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KTM beats F1 with secret KERS debut!
1 January 1901
KTM racing boss Harald Bartol has revealed that the factory raced with a secret Kinetic Energy Recovery System (KERS) fitted to Tommy Koyama's motorcycle during the season-ending 125cc Valencian Grand Prix.
KERS, which stores energy during braking and releases it under acceleration, will be allowed in F1 from the 2009 season, but KTM looks to have beaten the four-wheel championship to the honour of being the first to race it in a grand prix.
Koyama shot from 15th on the grid to eighth within three corners, but then made a mistake and slipped back to 16th by the end of the first lap. The Japanese fought his way back up to seventh by the chequered flag.
Koyama's highest top speed during the race was 219.6km/h compared with 226.3km/h by Aprilia's Stefan Bradl - and Koyama was only the third fastest KTM rider - suggesting KERS did not make an overwhelming difference.
Nevertheless, Bartol has revealed that the system develops an extra 2kW (2.68hp) and was used by KTM's 2009 signing Marc Marquez at the recent (wet) Valencia test.
“It is a hybrid system,”
quotes Bartol as saying. “Under braking some condensers [capacitors] are charged - we do not call them batteries because a battery would never charge so quickly in deceleration - and the energy is then released during the following straight. That gives us some 2 kW extra, although we only use it when the motorcycle is in third, fourth, fifth or sixth gear.”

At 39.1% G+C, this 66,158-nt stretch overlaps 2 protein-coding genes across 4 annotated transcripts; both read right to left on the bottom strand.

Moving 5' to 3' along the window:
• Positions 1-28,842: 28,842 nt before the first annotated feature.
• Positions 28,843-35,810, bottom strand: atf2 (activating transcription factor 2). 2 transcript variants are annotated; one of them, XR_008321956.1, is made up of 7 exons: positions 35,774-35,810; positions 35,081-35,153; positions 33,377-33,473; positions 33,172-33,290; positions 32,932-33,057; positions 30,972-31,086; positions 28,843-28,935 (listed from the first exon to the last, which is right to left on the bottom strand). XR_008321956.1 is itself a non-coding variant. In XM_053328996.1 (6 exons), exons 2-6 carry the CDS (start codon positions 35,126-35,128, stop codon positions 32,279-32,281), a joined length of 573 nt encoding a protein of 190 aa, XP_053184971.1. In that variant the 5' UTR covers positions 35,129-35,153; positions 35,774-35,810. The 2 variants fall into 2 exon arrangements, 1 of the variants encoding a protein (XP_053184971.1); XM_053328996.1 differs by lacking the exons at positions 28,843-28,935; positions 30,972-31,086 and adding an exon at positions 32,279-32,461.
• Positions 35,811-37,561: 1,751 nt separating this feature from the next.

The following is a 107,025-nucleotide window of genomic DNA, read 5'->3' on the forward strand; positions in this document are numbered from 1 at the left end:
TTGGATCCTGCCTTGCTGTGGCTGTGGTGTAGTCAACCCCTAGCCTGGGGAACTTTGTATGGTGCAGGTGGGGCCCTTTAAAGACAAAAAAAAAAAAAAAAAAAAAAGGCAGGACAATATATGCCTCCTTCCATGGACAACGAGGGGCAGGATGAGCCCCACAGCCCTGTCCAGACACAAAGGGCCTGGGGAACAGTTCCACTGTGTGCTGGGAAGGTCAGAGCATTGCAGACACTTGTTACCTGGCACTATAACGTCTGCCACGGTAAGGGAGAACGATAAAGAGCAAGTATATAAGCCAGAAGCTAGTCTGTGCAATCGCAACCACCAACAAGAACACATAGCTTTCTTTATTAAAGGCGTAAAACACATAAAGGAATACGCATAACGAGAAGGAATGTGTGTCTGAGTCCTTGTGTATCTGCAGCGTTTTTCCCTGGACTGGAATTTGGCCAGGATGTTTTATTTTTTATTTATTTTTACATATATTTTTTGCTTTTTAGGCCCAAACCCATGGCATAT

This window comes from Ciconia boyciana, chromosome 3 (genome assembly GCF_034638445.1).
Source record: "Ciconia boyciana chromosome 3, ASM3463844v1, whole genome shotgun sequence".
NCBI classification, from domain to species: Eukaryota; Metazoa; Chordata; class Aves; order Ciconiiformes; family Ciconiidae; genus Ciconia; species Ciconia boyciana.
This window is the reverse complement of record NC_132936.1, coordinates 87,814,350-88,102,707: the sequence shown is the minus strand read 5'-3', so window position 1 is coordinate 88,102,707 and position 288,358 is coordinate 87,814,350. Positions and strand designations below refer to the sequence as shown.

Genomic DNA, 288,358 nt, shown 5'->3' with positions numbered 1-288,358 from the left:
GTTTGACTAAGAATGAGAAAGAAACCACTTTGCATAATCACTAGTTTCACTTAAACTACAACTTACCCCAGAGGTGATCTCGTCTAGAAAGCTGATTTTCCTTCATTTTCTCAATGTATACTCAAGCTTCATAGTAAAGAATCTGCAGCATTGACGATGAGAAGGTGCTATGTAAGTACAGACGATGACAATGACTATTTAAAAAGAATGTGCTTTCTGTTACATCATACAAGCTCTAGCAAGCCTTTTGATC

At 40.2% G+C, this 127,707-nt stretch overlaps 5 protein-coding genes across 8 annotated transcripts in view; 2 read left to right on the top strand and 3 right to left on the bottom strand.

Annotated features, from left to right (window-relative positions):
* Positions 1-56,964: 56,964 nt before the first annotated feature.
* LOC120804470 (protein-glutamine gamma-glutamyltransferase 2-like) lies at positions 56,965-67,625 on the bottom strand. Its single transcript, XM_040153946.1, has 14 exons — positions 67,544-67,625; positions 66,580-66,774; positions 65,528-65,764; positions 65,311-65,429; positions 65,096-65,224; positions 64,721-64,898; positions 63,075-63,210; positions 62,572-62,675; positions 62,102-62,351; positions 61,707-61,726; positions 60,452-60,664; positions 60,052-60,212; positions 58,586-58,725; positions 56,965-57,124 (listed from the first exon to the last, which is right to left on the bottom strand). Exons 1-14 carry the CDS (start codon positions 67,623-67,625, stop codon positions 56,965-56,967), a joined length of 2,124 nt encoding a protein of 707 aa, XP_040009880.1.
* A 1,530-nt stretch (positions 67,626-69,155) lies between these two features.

Whilst using KERS naturally carries a weight penalty, this is balanced by the 125cc class having a minimum weight limit of 136kg for rider and bike combined (the 250GP and MotoGP classes only enforce a weight limit for the bike).
Bartol did not reveal how much the KERS system weighs, but Koyama and Marquez are two of the smallest riders in the field and need ballast to reach the minimum weight anyway.
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